New York is a vibrant city. You probably have heard, it never sleeps. And as Frank said again and again: "If you can make it here you can make it anywhere."

It's a concrete jungle where dreams are made. More than 8.5 million people from all over the world call the Big Apple home, and another 60 million or so visit it every year.

That happens for a good reason: no matter what you love or which are your interests – art, food, architecture, photography, shopping, sightseeing, theater, music, romance, adventure, exploration – New York is the place where you can find it all and much more.

It's a new surprise on every corner, every day. It's a dream in every heart. Just have your eyes and sensibility open. In New York you can learn a new thing every single day. In New York you can make your dream come true. So, why not give it a try?

Museum of American Gangster

It is a place that many native New Yorkers don't even know exists. And now we are bringing it to you. Step into the Museum of the American Gangster and explore artifacts, guns, smuggling tunnels and much more in this exclusive travel video.

This Mobster Museum Was Once One of New York City’s Most Notorious Speakeasies

See shell casings from Bonnie and Clyde’s final shootout and John Dillinger’s death mask in the Museum of the American Gangster’s unusual collection.

Lorcan Otway, owner and operator of the Museum of the American Gangster, was 10 years old when he used to dig out the basement of 80 St. Mark's Place. He and his father, who had bought the property from gangster Walter Sheib, were exploring the new house at that time.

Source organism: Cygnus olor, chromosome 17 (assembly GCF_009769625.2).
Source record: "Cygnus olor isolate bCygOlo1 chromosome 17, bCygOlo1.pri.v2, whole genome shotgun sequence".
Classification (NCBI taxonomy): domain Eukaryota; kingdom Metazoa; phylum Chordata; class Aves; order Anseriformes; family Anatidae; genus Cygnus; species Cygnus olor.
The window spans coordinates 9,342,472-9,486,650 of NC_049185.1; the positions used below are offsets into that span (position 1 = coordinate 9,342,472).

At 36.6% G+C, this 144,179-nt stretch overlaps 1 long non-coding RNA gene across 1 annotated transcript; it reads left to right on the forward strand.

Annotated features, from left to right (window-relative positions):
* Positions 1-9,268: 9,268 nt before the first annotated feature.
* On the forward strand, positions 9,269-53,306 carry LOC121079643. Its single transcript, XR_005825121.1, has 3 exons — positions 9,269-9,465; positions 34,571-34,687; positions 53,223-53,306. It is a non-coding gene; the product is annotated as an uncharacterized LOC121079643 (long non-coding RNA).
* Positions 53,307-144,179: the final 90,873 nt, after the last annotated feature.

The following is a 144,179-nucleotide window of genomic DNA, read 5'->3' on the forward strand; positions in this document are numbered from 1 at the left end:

In a space next to the beer cooler they found a safe. When they opened it, surprise: there was US$2 million in cash. The family kept none of the money. Sheib hauled it away in a duffel bag to launder through Eastern Europe. However, this brush with the wiseguy life kicked off Otway's obsession with lawlessness.

The entrance of the Museum at 80 St. Mark's Place, East Village, New York

The Gangster Museum deals with violent scoundrels and the cops who chased or helped them. There's the death mask of Dillinger, bullets from the St. Valentine's Day Massacre, Tommy guns, scale models of rum runner speedboats and race cars. 

Get to know this museum is an interesting activity. With luck, you might get a personal tour of the rest of the building where the museum's owner has lived for decades. Downstairs is the theater his father created, and the Cuban mahogany bat that made Walter Sheib filthy rich in the 1920s. Further down are the ancient foundations of a Dutch farmhouse. 

"For people who worry that the East Village has lost its flavor, Lorcan Otway is your man," says T.M.Rives, author of the book 'Secret New York – An Unusual Guide.'


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